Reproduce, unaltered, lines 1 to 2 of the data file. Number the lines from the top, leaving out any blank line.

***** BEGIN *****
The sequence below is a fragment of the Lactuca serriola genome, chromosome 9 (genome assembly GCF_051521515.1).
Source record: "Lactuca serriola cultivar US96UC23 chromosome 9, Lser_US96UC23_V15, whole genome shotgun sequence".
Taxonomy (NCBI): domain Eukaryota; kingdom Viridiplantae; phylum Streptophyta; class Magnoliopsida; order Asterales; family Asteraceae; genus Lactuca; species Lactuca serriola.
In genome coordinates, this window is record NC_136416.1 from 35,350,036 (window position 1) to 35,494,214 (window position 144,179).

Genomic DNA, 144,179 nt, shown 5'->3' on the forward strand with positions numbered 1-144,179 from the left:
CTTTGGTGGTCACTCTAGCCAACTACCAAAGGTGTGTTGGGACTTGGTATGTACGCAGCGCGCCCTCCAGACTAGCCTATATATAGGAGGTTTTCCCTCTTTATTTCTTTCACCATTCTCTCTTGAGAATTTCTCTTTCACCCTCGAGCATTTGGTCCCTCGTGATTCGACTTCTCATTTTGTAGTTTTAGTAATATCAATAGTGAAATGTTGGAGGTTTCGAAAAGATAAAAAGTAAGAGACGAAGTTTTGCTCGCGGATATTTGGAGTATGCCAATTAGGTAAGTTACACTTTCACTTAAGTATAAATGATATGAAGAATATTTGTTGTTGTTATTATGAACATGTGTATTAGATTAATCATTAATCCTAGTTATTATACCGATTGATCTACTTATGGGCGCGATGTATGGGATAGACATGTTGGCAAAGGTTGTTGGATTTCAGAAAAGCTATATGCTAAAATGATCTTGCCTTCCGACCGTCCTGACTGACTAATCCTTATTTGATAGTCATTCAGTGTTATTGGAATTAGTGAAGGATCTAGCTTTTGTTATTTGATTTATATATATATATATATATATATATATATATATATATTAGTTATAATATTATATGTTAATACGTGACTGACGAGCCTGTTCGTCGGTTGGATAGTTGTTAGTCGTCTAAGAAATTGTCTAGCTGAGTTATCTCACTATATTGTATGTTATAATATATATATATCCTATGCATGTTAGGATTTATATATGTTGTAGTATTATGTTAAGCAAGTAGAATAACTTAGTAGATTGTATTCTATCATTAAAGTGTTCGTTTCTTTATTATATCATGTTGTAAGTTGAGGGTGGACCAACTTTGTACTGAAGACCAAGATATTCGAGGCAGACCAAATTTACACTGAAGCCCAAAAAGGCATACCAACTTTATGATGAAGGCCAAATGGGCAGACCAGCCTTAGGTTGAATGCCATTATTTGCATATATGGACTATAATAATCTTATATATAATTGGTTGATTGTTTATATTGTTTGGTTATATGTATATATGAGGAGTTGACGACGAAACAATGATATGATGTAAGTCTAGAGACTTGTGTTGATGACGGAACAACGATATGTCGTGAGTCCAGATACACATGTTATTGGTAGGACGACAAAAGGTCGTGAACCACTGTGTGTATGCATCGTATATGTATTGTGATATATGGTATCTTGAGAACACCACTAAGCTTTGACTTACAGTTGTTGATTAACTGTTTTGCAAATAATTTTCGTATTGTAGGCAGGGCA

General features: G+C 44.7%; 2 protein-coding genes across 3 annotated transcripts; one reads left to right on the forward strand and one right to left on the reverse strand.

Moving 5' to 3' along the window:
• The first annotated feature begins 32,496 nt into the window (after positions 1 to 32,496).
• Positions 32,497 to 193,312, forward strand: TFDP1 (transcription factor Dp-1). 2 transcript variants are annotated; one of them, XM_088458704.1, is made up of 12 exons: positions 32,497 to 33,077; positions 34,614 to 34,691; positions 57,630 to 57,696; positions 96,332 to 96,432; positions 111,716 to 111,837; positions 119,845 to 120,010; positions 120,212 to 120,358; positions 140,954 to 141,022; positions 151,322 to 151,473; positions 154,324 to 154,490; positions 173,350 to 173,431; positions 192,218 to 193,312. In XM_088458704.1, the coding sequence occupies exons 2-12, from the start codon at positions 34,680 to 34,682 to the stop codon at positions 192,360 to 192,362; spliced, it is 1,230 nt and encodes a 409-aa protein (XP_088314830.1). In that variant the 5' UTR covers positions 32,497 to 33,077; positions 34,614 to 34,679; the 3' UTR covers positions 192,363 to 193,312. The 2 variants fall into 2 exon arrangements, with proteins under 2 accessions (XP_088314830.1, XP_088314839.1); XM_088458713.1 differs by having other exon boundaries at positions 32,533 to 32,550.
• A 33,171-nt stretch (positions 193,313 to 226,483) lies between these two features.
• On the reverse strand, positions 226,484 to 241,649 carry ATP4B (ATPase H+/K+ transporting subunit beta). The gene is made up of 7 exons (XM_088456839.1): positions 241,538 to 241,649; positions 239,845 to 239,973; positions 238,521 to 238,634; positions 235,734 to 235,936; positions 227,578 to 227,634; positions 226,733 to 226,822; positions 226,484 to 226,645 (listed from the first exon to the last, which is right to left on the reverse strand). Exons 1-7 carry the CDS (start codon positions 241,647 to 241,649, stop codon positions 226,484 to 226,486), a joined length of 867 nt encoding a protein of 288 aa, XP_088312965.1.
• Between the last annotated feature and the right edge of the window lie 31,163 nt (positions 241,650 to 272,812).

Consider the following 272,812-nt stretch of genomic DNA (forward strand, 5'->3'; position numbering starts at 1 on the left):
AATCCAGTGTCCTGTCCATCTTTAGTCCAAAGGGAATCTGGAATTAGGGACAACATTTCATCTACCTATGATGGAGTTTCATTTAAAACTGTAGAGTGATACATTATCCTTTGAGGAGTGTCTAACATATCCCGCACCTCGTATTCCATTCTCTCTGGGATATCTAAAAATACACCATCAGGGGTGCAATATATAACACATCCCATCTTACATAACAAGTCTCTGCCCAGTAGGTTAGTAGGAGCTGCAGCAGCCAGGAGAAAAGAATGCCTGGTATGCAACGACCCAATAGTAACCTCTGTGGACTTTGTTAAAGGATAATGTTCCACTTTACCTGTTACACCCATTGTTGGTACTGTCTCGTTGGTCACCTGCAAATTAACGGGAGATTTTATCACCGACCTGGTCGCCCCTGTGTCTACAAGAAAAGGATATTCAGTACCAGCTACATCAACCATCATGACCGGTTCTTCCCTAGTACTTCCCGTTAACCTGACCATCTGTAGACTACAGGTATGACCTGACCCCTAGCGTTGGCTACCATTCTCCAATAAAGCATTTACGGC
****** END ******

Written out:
The sequence below is a fragment of the Lactuca serriola genome, chromosome 9 (genome assembly GCF_051521515.1).
Source record: "Lactuca serriola cultivar US96UC23 chromosome 9, Lser_US96UC23_V15, whole genome shotgun sequence".